Always Look on the Bright Side of Life
Cheer up, Brian. You know what they say.
Some things in life are bad,
They can really make you mad.
Other things just make you swear and curse.
When you're chewing on life's gristle,
Don't grumble, give a whistle!
And this'll help things turn out for the best
Always look on the bright side of life!
Always look on the bright side of life!
If life seems jolly rotten,
There's something you've forgotten!
And that's to laugh and smile and dance and sing!
When you're feeling in the dumps,
Don't be silly chumps
Just purse your lips and whistle -- that's the thing!
And always look on the bright side of life!
(From “The Life of Brian”, by Monty Python, 1979)
Last month we focused on separating out market “noise” from market “signals”. As a reminder of what we considered “noise”, we identified (1) political dysfunction in Washington, DC (but now it appears that there will be no more government shutdowns and that budgets will be passed); (2) the Robert Mueller investigation (which continues to drag on, with former Trump attorney Michael Cohen’s just-delivered testimony before Congress setting DC politicians and partisans on both sides into outraged but contradictory rants – none of which appear to be disturbing the market); and (3) US-China trade negotiations (which now have been “kicked down the road” as President Trump agreed to delay tariffs and engage with Chinese President Xi). In other words, what we identified as “noise” turned out to be exactly that.
We thought Federal Reserve Bank monetary policy was a hybrid between noise and signal. The Fed seemingly has backed off for now any further “normalization” plan and turned decidedly dovish. The markets responded accordingly.
Finally, we identified GDP growth, earnings and revenue growth, inflation, and interest rates as market “signals”. How have they turned out? Well, Q4 earnings and revenues were solid (though both are expected to slow as we move through 2019), GDP growth remains positive and non-recessionary, and both inflation and interest rates remain well under control.
Given the generally positive trends on both market signals and noise, is it any real surprise that the markets have rallied as they have so far this year?
As we look forward through the remainder of 2019, we certainly do not expect double-digit market gains every month. In fact, we think markets will stabilize and perhaps even give back some of the early year gains, as investors begin to price in decelerating economic and earnings growth. But we do not see a recession on the horizon in 2019 (though probably in 2020), and we see revenue and earnings growth potential sufficient to maintain a positive market return for 2019.
What could change that outlook? Once again, we have to focus on “non-fundamentals” or exogenous market events. Specifically, a negative outcome to US-China trade negotiations or Brexit (or both), Europe slipping into recession more quickly than we anticipate (Italy, Europe’s fourth-largest economy, already is in recession), or impeachment proceedings against President Trump. None of these events have a zero probability of occurring, though we suspect that the odds of any of them occurring are low, and the odds of all four of them occurring are even lower.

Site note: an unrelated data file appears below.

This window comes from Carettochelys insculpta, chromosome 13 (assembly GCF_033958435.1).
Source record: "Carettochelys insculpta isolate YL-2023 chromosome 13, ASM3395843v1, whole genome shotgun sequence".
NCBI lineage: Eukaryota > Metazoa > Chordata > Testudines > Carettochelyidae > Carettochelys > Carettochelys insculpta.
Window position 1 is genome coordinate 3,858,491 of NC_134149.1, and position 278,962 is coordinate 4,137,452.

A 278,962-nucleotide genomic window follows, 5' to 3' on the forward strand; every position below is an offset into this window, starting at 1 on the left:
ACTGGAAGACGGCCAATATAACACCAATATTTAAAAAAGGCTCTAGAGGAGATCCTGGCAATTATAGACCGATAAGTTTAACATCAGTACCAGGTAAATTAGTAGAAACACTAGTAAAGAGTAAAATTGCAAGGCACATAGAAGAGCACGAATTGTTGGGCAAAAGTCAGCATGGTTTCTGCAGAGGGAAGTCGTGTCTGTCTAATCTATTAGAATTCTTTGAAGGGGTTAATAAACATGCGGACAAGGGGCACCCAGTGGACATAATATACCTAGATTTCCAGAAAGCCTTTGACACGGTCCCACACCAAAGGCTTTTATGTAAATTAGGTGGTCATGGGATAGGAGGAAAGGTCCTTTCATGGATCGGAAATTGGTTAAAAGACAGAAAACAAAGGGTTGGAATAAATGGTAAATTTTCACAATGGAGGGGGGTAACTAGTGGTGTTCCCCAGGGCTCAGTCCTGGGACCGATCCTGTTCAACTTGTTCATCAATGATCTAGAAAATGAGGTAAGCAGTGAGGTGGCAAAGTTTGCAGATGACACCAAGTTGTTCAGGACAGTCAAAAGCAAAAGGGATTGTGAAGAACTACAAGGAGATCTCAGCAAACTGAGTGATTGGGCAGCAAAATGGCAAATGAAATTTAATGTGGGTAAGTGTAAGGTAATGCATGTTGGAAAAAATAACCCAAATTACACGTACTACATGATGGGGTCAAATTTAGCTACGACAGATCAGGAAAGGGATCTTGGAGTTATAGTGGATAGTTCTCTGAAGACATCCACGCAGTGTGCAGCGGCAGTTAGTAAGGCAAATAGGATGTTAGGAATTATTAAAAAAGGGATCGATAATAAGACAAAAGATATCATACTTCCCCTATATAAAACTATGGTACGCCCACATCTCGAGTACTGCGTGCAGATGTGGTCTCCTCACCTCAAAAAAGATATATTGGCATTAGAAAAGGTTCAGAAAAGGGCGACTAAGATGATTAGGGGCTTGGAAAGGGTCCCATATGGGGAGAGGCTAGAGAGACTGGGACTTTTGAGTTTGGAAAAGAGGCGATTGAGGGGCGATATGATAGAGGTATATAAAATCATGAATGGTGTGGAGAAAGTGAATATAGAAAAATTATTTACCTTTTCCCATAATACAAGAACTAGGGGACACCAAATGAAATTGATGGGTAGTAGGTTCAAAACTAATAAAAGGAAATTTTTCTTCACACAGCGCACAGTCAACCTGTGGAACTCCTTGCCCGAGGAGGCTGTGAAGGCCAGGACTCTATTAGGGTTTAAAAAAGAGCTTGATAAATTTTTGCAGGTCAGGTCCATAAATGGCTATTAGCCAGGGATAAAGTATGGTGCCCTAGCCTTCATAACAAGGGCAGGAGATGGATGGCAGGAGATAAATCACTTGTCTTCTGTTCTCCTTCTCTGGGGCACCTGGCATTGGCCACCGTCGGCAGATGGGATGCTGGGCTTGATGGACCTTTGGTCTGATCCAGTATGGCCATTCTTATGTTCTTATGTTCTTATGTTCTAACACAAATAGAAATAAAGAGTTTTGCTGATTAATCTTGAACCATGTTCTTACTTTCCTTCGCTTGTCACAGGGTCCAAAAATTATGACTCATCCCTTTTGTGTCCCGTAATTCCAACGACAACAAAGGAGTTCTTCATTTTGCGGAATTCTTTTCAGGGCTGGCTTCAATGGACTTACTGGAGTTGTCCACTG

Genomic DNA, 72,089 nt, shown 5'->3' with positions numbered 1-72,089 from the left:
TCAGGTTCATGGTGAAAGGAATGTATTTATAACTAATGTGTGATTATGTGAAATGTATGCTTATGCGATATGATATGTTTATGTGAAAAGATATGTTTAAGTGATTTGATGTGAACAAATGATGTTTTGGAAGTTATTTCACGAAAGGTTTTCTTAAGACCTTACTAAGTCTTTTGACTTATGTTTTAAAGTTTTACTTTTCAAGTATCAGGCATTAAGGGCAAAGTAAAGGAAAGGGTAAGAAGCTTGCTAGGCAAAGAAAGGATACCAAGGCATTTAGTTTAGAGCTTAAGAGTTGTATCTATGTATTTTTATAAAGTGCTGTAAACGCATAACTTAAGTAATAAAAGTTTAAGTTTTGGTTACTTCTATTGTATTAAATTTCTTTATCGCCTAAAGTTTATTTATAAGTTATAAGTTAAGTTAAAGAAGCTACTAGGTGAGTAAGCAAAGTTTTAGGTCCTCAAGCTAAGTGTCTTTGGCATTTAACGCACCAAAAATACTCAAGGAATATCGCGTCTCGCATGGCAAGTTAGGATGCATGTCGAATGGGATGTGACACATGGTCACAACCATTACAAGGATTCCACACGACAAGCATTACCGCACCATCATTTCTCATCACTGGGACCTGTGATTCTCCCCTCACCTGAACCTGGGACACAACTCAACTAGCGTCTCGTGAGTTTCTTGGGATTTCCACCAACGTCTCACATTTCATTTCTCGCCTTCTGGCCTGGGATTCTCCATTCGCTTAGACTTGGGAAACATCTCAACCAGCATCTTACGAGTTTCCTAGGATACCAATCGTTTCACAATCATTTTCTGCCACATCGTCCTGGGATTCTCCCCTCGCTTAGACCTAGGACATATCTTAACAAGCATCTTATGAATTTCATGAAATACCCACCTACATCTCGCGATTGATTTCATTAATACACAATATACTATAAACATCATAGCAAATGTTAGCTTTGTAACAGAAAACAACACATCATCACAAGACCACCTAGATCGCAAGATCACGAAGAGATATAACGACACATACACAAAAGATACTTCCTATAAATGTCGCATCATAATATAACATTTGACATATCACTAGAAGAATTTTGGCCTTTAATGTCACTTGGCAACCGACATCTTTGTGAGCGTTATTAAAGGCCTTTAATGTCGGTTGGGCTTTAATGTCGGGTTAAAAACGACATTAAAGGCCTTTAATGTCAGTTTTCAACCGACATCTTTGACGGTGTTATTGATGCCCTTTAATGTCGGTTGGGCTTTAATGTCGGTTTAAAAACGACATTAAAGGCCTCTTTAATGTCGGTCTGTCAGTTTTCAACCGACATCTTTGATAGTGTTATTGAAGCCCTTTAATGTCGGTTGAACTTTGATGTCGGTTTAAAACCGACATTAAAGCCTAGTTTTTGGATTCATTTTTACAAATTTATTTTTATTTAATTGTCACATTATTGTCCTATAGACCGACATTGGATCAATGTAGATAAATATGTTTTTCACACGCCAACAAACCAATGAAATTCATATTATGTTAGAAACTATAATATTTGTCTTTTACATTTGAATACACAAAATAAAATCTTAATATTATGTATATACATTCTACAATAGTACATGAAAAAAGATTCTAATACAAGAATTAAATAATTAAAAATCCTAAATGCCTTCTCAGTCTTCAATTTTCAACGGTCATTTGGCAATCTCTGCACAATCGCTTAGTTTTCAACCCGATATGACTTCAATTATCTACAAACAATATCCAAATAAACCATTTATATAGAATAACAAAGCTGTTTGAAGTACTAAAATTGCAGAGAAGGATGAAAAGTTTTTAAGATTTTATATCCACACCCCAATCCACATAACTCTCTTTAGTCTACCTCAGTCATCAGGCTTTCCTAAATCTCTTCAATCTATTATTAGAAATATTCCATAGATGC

The market overbought good news through the first three quarters of 2018, then oversold perceived bad news in Q4, and now perhaps has overbought once again as some of the perceived market risks have faded. We generally are constructive on both economic and market growth, but volatility will remain elevated (i.e., more historically “normal”), and “noise” will continue to drive market swings.
With that as a backdrop, looking out over the current economic and investment landscapes, here is what we see.
The Current Economic Landscape
The global economy is still expanding but clearly decelerating:
- The consensus estimate for Q4 2018 GDP growth in the US is now 2.7%, bringing 2018 GDP growth to roughly 3.0%. Q1 2019 GDP growth is currently expected to come in at around 2.0%, and roughly 2.2% for all of 2019 (source: The Wall Street Journal);
- There remains some uncertainty regarding this forecast, however, as several exogenous geopolitical events may affect the ultimate outcome – Federal Reserve Bank policy, ongoing US-China trade negotiations, Brexit, Italy, North Korea, and so forth;
- Both the US manufacturing (PMI) index and services sectors (NMI) index remain in expansionary mode (56.6 and 56.7 in January, respectively; any reading above 50 is considered expansionary). The January PMI represented an increase from the December reading of 54.3, but the NMI showed a decline from the December reading of 58%;
- The manufacturing index has been in expansionary territory for 117 consecutive months, while the non-manufacturing index notched its 114th consecutive expansionary month – this economic expansion, while welcome, is getting “long in the tooth” (source: Institute for Supply Management);